Interview: UMA

It’s early days for UMA- the husband and wife duo from Berlin who are combining their influences of an almost exclusively classical musical upbringing (Ella) and Flo’s passion for recording and producing, to make their avant-garde, experimental pop. So far, they’ve mainly been holed up in their home studio recording their debut EP, which saw them incorporate everything from analogue synths to the household dishwasher, capturing the high throng of vibrating mirrors with the help of a field recorder along the way. As such, they’ve only recently graduated to the live circuit, yet it’s behind the scenes at this year’s Field Day that we catch up with them for a chat before their set- not bad for a second gig, eh?

Sp: Do you find that being married has an effect on your working relationship?

Flo: It affects it in a positive and a negative way. We try to balance it out.

Sp: You’ve said before you both have strong personalities; does that ever cause a clash?

Ella: Yeah. [Laughs.] Sometimes it’s easier because we don’t have to be shy. When we want to tell the other one something, we can just go on. Because he’s married to me and I’m married to him, so we can’t just walk out.

Flo: Yeah, you can’t walk out. That’s the thing!

Ella: We have to work all our conflicts out.

Sp: That’s great.

Flo: In a way, yes.

Sp: How does playing in Enlgand compare to playing in Berlin?

Flo: It’s hard to tell ‘cause we’ve been playing here so much more.

Ella: We haven’t been playing Berlin at all. We’ve had one concert, two.

Flo: It’s hard to tell because we’ve just started playing live gigs.

Ella: We have an intense concert today

Flo: And we had our first show last night, so there’s no real comparison so far.

Sp: Given this is one of your first gigs, how does the recording process translate to the live show?

Flo: I think the main thing is the vocals. Ella’s singing a lot of different tunes, so we thought, how do we bring that to the stage, in the live sense? So we figured out we’d just use loops. So I’m looping her live. I’m recording her live and we build it up and then we can take out tracks and put them back in. So that’s the live aspect at the moment.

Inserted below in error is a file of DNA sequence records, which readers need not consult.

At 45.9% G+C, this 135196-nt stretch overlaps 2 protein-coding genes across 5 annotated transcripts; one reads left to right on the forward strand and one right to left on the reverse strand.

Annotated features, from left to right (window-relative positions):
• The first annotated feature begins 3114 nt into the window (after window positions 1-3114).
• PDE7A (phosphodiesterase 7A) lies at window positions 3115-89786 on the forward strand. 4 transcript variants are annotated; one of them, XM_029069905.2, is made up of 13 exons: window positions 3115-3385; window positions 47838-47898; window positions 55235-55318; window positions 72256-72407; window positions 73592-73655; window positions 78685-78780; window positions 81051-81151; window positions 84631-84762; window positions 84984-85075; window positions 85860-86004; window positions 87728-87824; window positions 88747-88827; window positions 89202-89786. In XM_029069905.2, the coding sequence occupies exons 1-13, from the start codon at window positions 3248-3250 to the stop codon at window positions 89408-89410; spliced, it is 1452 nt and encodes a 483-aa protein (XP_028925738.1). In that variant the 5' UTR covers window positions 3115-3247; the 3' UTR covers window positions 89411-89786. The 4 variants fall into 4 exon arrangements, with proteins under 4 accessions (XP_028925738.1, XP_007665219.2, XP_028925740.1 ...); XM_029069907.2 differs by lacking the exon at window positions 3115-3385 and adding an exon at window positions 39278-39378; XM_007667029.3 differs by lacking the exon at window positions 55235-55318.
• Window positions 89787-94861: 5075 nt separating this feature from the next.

Sp: What are your main influences?

Flo: Music wise, it is hard to say that it is certain bands. It is more genres I say.

Ella: I grew up with classical music. I hardly listened to anything apart from

classical music until I was 18. So I’ve got all this choir stuff and piano.

Flo: Singing, it is the one person choir and I think that is the classic thing of it really. It had in a way to do with choir music, even though it isn’t. It’s experimental pop music, you might say. I like a lot of the down tempo music at the moment that is very present. I like it a lot and try to incorporate it, but I don’t want it to be dub step or anything like that. So we tried to incorporate this doomy, down-beat music, very bassy music and mix that with the choir music and try to create something new. There is maybe influences like Laurie Anderson, because she is a female performer who did a lot with her vocals and stuff, so that is interesting, but we wouldn’t call her this one main influence.

Ella: It’s more like role models, like Laurie Anderson, who just worked in a really nice way. They were really independent with what they were doing. So that’s what we try to do. We try to do our own stuff; we try to make it work.

Sp: You’ve said before that you attempt to ‘capture elusive everyday moments’ in your music; can you elaborate?

Flo: One thing sound wise is that I bought a field recorder and we had our dishwasher running and at a certain point it created a rhythm, ‘cause it had something that circulates inside. So I was holding it there and we found it interesting; we recorded it. We recorded a lot of stuff around us and then we tried to incorporate it into the music, so there’s a lot of atmospheric field recordings going on that was taken into the music, that has to do with what we hear everyday. I once had in our studio a bass running and there was a high thing vibrating somewhere and I didn’t know where it was, so I was like where does it come from? So I was walking around the room and there was a mirror on the wall that was vibrating because of the bass. It was a very high sound, so I took the field recorder and I held it there and I incorporated the very high sound that was in the room into the recording. That is stuff from the music.

Ella: The lyrics are all kind of.. I might be sat on the underground, someone would say something and I would write it down.  Then read a poem, take a word and make a lyric out of it. So I’m too lazy to write my own lyrics! Just take words and put them together.

Sp: What’s next?

Flo: An album. We’re just about to release the 7 inch and the EP and we always knew that this year would be the year to release an album.

Ella: We are going to lock us in the countryside and try to record an album.

 

UMA’s EP Drop Your Soul is due for release on Enraptured Records on 30th July.